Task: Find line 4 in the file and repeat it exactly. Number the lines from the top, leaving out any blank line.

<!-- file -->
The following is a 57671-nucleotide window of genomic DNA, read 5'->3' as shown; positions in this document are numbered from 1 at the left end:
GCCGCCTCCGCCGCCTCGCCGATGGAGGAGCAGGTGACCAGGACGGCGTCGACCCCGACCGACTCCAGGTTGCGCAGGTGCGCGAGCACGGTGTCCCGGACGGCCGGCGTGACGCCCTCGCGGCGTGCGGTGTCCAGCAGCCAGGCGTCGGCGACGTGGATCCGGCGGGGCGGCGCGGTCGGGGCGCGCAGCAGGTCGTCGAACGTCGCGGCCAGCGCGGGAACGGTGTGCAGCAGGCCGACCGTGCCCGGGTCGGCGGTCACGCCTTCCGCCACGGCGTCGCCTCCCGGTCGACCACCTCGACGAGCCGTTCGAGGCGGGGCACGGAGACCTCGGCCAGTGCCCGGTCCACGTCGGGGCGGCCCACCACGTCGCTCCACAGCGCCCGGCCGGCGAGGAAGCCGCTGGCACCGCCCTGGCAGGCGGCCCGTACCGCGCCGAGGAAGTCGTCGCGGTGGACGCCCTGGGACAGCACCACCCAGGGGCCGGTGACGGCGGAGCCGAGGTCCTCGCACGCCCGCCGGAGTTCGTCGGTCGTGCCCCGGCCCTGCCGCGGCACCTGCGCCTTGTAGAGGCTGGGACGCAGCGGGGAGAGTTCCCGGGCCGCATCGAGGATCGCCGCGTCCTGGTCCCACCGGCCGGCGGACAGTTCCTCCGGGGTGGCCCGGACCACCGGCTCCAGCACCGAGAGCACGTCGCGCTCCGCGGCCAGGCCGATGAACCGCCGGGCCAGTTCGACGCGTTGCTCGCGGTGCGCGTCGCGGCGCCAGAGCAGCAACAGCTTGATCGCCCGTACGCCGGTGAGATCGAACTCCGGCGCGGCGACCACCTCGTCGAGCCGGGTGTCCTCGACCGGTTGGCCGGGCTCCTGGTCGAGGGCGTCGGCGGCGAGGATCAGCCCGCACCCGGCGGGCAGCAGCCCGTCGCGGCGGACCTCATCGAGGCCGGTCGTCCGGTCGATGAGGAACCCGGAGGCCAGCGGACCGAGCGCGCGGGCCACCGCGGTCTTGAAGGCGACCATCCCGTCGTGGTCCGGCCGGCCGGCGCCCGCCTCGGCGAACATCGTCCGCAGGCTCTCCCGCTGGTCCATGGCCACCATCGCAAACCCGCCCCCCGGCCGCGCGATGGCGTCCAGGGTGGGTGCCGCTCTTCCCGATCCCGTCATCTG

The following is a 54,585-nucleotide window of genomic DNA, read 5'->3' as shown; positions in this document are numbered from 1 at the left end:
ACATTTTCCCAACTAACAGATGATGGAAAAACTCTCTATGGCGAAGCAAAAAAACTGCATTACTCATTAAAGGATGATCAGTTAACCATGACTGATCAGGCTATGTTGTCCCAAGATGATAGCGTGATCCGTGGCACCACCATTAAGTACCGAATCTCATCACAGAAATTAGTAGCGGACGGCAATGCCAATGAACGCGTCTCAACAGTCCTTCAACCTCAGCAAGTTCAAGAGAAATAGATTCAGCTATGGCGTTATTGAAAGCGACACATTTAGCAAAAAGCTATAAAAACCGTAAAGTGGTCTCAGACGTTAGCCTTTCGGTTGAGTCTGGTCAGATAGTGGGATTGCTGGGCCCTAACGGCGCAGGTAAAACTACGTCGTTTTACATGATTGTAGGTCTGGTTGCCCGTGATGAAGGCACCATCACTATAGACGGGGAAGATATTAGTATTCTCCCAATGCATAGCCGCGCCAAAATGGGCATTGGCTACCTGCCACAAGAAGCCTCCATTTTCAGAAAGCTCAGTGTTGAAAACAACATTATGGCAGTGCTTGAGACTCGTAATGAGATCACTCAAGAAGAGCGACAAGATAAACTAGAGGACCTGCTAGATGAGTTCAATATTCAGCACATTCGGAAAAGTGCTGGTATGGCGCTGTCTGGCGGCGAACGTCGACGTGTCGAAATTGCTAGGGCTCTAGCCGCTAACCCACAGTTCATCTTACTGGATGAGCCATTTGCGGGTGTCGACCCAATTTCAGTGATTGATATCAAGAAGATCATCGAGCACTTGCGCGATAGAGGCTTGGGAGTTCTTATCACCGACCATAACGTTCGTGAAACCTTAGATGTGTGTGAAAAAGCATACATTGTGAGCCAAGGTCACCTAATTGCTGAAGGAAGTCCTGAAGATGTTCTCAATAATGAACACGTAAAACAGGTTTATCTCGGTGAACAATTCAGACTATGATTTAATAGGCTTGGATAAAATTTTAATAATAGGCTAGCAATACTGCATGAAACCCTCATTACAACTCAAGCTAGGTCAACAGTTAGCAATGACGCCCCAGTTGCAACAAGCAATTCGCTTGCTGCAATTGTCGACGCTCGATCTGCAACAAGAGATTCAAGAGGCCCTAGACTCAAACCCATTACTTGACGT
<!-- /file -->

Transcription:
ACATTTTCCCAACTAACAGATGATGGAAAAACTCTCTATGGCGAAGCAAAAAAACTGCATTACTCATTAAAGGATGATCAGTTAACCATGACTGATCAGGCTATGTTGTCCCAAGATGATAGCGTGATCCGTGGCACCACCATTAAGTACCGAATCTCATCACAGAAATTAGTAGCGGACGGCAATGCCAATGAACGCGTCTCAACAGTCCTTCAACCTCAGCAAGTTCAAGAGAAATAGATTCAGCTATGGCGTTATTGAAAGCGACACATTTAGCAAAAAGCTATAAAAACCGTAAAGTGGTCTCAGACGTTAGCCTTTCGGTTGAGTCTGGTCAGATAGTGGGATTGCTGGGCCCTAACGGCGCAGGTAAAACTACGTCGTTTTACATGATTGTAGGTCTGGTTGCCCGTGATGAAGGCACCATCACTATAGACGGGGAAGATATTAGTATTCTCCCAATGCATAGCCGCGCCAAAATGGGCATTGGCTACCTGCCACAAGAAGCCTCCATTTTCAGAAAGCTCAGTGTTGAAAACAACATTATGGCAGTGCTTGAGACTCGTAATGAGATCACTCAAGAAGAGCGACAAGATAAACTAGAGGACCTGCTAGATGAGTTCAATATTCAGCACATTCGGAAAAGTGCTGGTATGGCGCTGTCTGGCGGCGAACGTCGACGTGTCGAAATTGCTAGGGCTCTAGCCGCTAACCCACAGTTCATCTTACTGGATGAGCCATTTGCGGGTGTCGACCCAATTTCAGTGATTGATATCAAGAAGATCATCGAGCACTTGCGCGATAGAGGCTTGGGAGTTCTTATCACCGACCATAACGTTCGTGAAACCTTAGATGTGTGTGAAAAAGCATACATTGTGAGCCAAGGTCACCTAATTGCTGAAGGAAGTCCTGAAGATGTTCTCAATAATGAACACGTAAAACAGGTTTATCTCGGTGAACAATTCAGACTATGATTTAATAGGCTTGGATAAAATTTTAATAATAGGCTAGCAATACTGCATGAAACCCTCATTACAACTCAAGCTAGGTCAACAGTTAGCAATGACGCCCCAGTTGCAACAAGCAATTCGCTTGCTGCAATTGTCGACGCTCGATCTGCAACAAGAGATTCAAGAGGCCCTAGACTCAAACCCATTACTTGACGT